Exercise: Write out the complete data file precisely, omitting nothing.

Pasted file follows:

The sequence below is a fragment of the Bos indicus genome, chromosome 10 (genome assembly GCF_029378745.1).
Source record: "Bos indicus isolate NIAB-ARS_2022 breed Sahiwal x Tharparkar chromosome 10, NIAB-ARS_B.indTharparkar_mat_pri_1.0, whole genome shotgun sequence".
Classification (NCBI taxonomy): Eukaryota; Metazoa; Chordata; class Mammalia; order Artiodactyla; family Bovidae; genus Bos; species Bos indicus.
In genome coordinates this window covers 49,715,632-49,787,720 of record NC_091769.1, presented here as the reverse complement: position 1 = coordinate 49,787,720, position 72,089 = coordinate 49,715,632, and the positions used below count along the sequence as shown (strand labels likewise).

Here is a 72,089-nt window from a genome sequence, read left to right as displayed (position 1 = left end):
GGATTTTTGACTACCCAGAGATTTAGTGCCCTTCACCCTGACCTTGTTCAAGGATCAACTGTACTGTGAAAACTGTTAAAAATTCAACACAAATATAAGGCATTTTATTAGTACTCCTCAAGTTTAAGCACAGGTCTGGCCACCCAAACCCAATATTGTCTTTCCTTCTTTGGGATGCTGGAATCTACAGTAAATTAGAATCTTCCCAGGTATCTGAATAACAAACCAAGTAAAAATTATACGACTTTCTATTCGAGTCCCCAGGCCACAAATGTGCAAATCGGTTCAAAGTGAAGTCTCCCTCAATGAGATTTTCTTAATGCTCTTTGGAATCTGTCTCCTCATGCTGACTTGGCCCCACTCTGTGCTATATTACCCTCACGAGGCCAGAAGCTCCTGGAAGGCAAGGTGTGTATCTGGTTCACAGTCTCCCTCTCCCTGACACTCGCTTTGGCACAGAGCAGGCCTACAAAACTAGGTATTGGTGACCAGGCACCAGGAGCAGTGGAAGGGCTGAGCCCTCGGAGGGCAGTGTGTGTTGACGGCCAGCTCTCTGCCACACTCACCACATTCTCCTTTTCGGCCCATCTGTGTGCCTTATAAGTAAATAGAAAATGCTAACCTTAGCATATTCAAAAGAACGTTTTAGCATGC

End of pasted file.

The sequence below is a fragment of the Bos indicus genome, chromosome 10 (genome assembly GCF_029378745.1).
Source record: "Bos indicus isolate NIAB-ARS_2022 breed Sahiwal x Tharparkar chromosome 10, NIAB-ARS_B.indTharparkar_mat_pri_1.0, whole genome shotgun sequence".
Classification (NCBI taxonomy): Eukaryota; Metazoa; Chordata; class Mammalia; order Artiodactyla; family Bovidae; genus Bos; species Bos indicus.
In genome coordinates this window covers 49,715,632-49,787,720 of record NC_091769.1, presented here as the reverse complement: position 1 = coordinate 49,787,720, position 72,089 = coordinate 49,715,632, and the positions used below count along the sequence as shown (strand labels likewise).

Here is a 72,089-nt window from a genome sequence, read left to right as displayed (position 1 = left end):
GGATTTTTGACTACCCAGAGATTTAGTGCCCTTCACCCTGACCTTGTTCAAGGATCAACTGTACTGTGAAAACTGTTAAAAATTCAACACAAATATAAGGCATTTTATTAGTACTCCTCAAGTTTAAGCACAGGTCTGGCCACCCAAACCCAATATTGTCTTTCCTTCTTTGGGATGCTGGAATCTACAGTAAATTAGAATCTTCCCAGGTATCTGAATAACAAACCAAGTAAAAATTATACGACTTTCTATTCGAGTCCCCAGGCCACAAATGTGCAAATCGGTTCAAAGTGAAGTCTCCCTCAATGAGATTTTCTTAATGCTCTTTGGAATCTGTCTCCTCATGCTGACTTGGCCCCACTCTGTGCTATATTACCCTCACGAGGCCAGAAGCTCCTGGAAGGCAAGGTGTGTATCTGGTTCACAGTCTCCCTCTCCCTGACACTCGCTTTGGCACAGAGCAGGCCTACAAAACTAGGTATTGGTGACCAGGCACCAGGAGCAGTGGAAGGGCTGAGCCCTCGGAGGGCAGTGTGTGTTGACGGCCAGCTCTCTGCCACACTCACCACATTCTCCTTTTCGGCCCATCTGTGTGCCTTATAAGTAAATAGAAAATGCTAACCTTAGCATATTCAAAAGAACGTTTTAGCATGC